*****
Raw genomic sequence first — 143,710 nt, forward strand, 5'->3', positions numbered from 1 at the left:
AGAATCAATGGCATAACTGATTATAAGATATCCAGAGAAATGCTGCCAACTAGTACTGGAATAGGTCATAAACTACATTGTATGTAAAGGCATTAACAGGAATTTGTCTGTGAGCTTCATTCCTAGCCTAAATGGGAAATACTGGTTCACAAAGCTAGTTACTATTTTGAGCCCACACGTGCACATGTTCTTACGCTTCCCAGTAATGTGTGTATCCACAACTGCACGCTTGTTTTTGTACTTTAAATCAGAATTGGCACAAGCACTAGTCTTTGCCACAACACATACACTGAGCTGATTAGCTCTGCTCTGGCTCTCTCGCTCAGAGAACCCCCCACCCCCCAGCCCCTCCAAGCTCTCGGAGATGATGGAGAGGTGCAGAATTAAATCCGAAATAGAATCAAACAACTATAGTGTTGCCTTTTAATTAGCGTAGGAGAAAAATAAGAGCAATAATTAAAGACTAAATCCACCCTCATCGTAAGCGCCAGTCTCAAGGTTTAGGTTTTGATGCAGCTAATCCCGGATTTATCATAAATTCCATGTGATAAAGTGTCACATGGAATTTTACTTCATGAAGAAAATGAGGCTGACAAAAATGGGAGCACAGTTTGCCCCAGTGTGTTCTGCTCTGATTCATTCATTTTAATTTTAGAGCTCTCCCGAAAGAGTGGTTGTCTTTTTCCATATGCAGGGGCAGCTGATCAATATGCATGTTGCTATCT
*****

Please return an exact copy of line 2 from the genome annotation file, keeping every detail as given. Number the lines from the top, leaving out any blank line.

AGAATCAATGGCATAACTGATTATAAGATATCCAGAGAAATGCTGCCAACTAGTACTGGAATAGGTCATAAACTACATTGTATGTAAAGGCATTAACAGGAATTTGTCTGTGAGCTTCATTCCTAGCCTAAATGGGAAATACTGGTTCACAAAGCTAGTTACTATTTTGAGCCCACACGTGCACATGTTCTTACGCTTCCCAGTAATGTGTGTATCCACAACTGCACGCTTGTTTTTGTACTTTAAATCAGAATTGGCACAAGCACTAGTCTTTGCCACAACACATACACTGAGCTGATTAGCTCTGCTCTGGCTCTCTCGCTCAGAGAACCCCCCACCCCCCAGCCCCTCCAAGCTCTCGGAGATGATGGAGAGGTGCAGAATTAAATCCGAAATAGAATCAAACAACTATAGTGTTGCCTTTTAATTAGCGTAGGAGAAAAATAAGAGCAATAATTAAAGACTAAATCCACCCTCATCGTAAGCGCCAGTCTCAAGGTTTAGGTTTTGATGCAGCTAATCCCGGATTTATCATAAATTCCATGTGATAAAGTGTCACATGGAATTTTACTTCATGAAGAAAATGAGGCTGACAAAAATGGGAGCACAGTTTGCCCCAGTGTGTTCTGCTCTGATTCATTCATTTTAATTTTAGAGCTCTCCCGAAAGAGTGGTTGTCTTTTTCCATATGCAGGGGCAGCTGATCAATATGCATGTTGCTATCT